Pure London: from exotic to continental athleisure
Traffic was moderate but the mood ebullient at Pure London, the UK fashion trade show which this season focused on interplanetary travel, exotic ethnic designs and high tech sportswear.
The three-day show, staged in Olympia, the giant exhibition space in Hammersmith first opened in 1886, ended Monday night.
Some 800 brands took space in the giant show-space, across whose storied history everyone from Général de Gaulle - who used it as assembly point in 1940 for the Free French army – to Jimi Hendrix and Pink Floyd, with concerts in the 60s, have made their home.
Underneath the giant white wrought iron and glass ceiling, Pure London featured a series of runways, speeches, interviews and seminars from such celebrated designers as Scottish punk creator Pam Hogg, who gave a keynote address - and North of England lad made good, Henry Holland, who spoke on balancing being both a designer and entrepreneur. Along with seminars featuring industry experts, including the author of this report.
A key thread to the salon was ethnicity. The central runway stage had the word Kinship on its backdrop and labels like Jessica Russell Flint Design showed tropical-fish-meets-Hippie-Chic prints; while one brand was even called Zen Ethnic.
Fittingly in a weekend where Britain’s Chris Froome won his fourth Tour de France, one of the busiest stands was Eurosport, billed as the home of cycling. This brand’s broken zig-zag graphics used in racing shorts, techy tops and fingerless gloves looked very in synch with the moment. As did Fusionwear by Arys, a Berlin-based brand that presented very active athleisure running pants and leggings – ideal for a jog around Tiergarten or to go clubbing dancing to Deep House in rooftop club Weekend. Also impressing were Eivy, with its tag line Unbored Unboard – a cool Swedish label featuring sleek fleece-lined neck warmers, hoodies and pineapple print leggings. Indeed, even if the weather was wet most of the weekend, scores of stands boasted surfer, boarder ad beachwear looks.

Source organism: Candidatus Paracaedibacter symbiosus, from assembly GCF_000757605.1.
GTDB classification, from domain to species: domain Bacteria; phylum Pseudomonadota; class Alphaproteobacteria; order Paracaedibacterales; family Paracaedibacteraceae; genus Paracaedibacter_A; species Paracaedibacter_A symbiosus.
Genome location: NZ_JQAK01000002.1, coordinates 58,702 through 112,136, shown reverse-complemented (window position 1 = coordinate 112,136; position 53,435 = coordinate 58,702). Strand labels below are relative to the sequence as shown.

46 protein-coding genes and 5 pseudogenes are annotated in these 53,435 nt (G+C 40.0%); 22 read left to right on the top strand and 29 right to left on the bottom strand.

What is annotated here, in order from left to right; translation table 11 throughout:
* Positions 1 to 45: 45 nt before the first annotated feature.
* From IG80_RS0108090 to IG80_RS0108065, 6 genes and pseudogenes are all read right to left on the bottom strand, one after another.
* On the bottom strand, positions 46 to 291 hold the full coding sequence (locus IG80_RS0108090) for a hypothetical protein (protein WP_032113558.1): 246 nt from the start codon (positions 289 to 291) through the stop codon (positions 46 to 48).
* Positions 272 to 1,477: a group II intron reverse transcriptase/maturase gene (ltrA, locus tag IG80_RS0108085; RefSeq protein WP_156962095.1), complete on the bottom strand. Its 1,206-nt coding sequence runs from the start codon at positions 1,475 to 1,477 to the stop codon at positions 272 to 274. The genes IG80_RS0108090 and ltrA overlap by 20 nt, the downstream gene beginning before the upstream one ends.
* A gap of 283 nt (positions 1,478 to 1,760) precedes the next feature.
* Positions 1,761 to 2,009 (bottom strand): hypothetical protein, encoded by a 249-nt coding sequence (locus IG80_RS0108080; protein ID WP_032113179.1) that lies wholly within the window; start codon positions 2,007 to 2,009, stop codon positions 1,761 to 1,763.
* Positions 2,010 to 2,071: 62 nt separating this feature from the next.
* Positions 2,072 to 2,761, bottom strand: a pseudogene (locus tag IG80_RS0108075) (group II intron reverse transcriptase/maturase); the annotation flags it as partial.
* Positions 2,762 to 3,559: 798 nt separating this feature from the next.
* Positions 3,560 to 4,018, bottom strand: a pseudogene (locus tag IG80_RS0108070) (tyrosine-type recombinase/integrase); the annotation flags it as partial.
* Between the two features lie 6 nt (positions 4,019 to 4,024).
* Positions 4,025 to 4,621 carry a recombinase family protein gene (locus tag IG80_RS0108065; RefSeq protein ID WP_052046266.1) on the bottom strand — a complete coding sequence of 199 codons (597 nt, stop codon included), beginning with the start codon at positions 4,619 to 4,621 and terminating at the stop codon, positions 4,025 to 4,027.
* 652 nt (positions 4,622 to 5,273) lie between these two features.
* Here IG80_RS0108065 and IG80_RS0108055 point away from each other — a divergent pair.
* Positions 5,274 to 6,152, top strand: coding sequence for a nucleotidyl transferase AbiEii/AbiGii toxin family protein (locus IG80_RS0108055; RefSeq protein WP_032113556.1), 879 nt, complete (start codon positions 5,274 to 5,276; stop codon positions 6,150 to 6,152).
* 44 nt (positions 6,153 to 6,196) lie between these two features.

Elsewhere the idea of revolutionary fabrics was strong, especially of a natural variety. Notably at Montado, a unique Portuguese resource that uses cork as its key raw material. Satchels, totes, sneakers, loafer, wallets, notebooks and even panama hats were made in this unlikely material.
Pure London is regarded as the leading UK trade fashion buying event with collections across womenswear, footwear, accessories and young fashion. Key sections varied from Pure Man, dedicated to menswear, which trumpeted a ‘Concept’ pop up theme; a whole Turkish area and a special area for Premium Emerging Designers. Pure London’s nest show will be back in Olympia next year from 11 to 13 February 2018.
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